If you really want to make your flesh crawl (even more than by watching George Osborne deliver his latest pasty-taxing or cripple-kicking budget) take a look at Jimmy Savile lauding “the age of the train”.
We did not know then that Savile would be exposed, 25 years later, as a serial paedophile; though how it escaped our attention that he was a sinister and talentless creep is altogether harder to fathom. But in those days, whether you wanted people to fasten their seatbelts or forsake their cars for the railway, Savile was your man.
Not that it did much to shift the image of the train as a relic of a bygone era. The popular joke about “the age of the train” was that it was around 75. Surly staff, regular strikes, scruffy carriages, chronic unreliability and those curling white bread sandwiches in the overpriced buffet cars all combined to make British Rail a national joke.
When I started weekly commuting between Alnmouth and London in 1987, my car and Alan Beith’s mobile office were often the only vehicles in the station car park. Now, even after a massive extension, the place is full to bursting every day.
Electrification, then privatisation under the splendidly customer-focused GNER, helped to make the East Coast travel experience increasingly pleasurable over the succeeding years.
Nationally, rail passenger journey numbers at 1.65 billion per year (and rising) are now double those of the mid-1990s and exceed even the previous record level reached during the First World War – on a network that has dramatically shrunk in size.
Today some of our biggest infrastructure investments are in rail, whether in new lines under London or the HS2 vanity project allegedly designed to boost the economies of the North and Midlands. Though if it ever gets built I’d risk a substantial wager that it will actually just suck more commuters and businesses into the great, gurgling plughole that is our capital.
All this would have seemed utterly fanciful when I was a boy. Trains were so yesterday. All around the country branch lines were being axed, tracks and sidings hastily ripped up, goods services withdrawn and stations closed.
In 1965 Dr Beeching even proposed to close the East Coast Main Line north of Newcastle. To rub salt in the wound, every few weeks The Journal published yet another letter from the Railway Conversion League proposing that what was left of the rail network should be turned into roads, because those so clearly represented the future.
It tore at my heart because I had loved trains from the moment I was old enough to clamber onto the fence and watch the steam locomotives shunting in the sidings at Little Benton, as the great London to Edinburgh expresses thundered past.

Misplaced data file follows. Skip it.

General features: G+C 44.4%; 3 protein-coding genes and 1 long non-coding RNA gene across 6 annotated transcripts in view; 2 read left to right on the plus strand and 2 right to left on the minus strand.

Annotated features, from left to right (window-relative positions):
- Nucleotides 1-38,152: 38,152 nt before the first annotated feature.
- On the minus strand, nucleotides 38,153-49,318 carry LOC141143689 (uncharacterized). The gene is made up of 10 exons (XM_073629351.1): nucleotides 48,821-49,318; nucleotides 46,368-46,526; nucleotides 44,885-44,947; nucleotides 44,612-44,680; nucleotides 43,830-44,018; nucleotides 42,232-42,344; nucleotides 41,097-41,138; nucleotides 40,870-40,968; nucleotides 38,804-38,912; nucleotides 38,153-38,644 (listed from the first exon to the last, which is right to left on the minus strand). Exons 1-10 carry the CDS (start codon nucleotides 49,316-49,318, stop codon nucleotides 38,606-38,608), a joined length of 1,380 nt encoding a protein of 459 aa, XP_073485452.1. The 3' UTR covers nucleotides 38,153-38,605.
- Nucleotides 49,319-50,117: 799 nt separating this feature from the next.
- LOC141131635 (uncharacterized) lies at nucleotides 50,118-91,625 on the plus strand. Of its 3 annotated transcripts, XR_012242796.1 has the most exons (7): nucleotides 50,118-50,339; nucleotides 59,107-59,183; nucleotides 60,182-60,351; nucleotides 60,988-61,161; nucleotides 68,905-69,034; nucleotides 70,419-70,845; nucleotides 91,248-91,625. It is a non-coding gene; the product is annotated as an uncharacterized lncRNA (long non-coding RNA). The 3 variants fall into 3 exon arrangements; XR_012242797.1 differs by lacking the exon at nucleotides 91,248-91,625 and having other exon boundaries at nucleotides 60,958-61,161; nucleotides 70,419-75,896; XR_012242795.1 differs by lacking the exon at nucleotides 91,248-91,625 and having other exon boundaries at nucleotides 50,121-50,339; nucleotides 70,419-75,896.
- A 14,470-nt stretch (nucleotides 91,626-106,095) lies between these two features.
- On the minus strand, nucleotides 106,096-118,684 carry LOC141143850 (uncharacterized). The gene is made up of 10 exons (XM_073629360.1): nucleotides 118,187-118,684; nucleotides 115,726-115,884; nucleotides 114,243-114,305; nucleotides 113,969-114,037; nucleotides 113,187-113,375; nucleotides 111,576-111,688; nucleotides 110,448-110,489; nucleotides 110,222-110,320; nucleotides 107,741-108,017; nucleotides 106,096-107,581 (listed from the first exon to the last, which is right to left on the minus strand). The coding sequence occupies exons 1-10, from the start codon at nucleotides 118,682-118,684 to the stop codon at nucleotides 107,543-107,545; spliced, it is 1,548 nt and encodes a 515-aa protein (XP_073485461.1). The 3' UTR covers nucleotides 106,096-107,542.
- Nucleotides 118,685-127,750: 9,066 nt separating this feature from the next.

Sadly, poverty and indolence prevented me from joining many of my school contemporaries on the last train to Woodburn, Northumberland in 1966, or over the Waverley route between Carlisle and Edinburgh in 1969. But I do have happy memories of travelling on one of the last trains to Keswick in 1972, and over the Haltwhistle to Alston branch shortly before it closed in 1976.
Even as late as 1983, melancholy closure notices were posted along the magnificent Settle to Carlisle main line, since reprieved and surely overdue for designation as one of the planet’s longest and narrowest World Heritage Sites.
For decades, the railways had seemed like a once great but now enfeebled army in retreat, limping into history with their superannuated cavalry and rusty muskets as the road lobby surged forward with their tanks and tactical nuclear missiles.
Yet today the future is apparently represented by trains on steel rails, built to George Stephenson’s original Killingworth gauge of 4ft 8½in. And it does not stop there. The Government is also proposing to allow trials of driverless lorries on the M6, operating in convoys controlled by the leading truck. If only there was a word to describe a concept like that.
So much may change in the period of 30 years that is usually categorised as a generation. The 19th century invention called the train has gone from an antique joke to the shining future. Jimmy Savile has sunk from implausible national treasure to pariah.
With any luck the even older invention called the nation state may be about to secure a new lease of life as events unfold in the coming months. After all, as I hope this column demonstrates, stranger things have happened.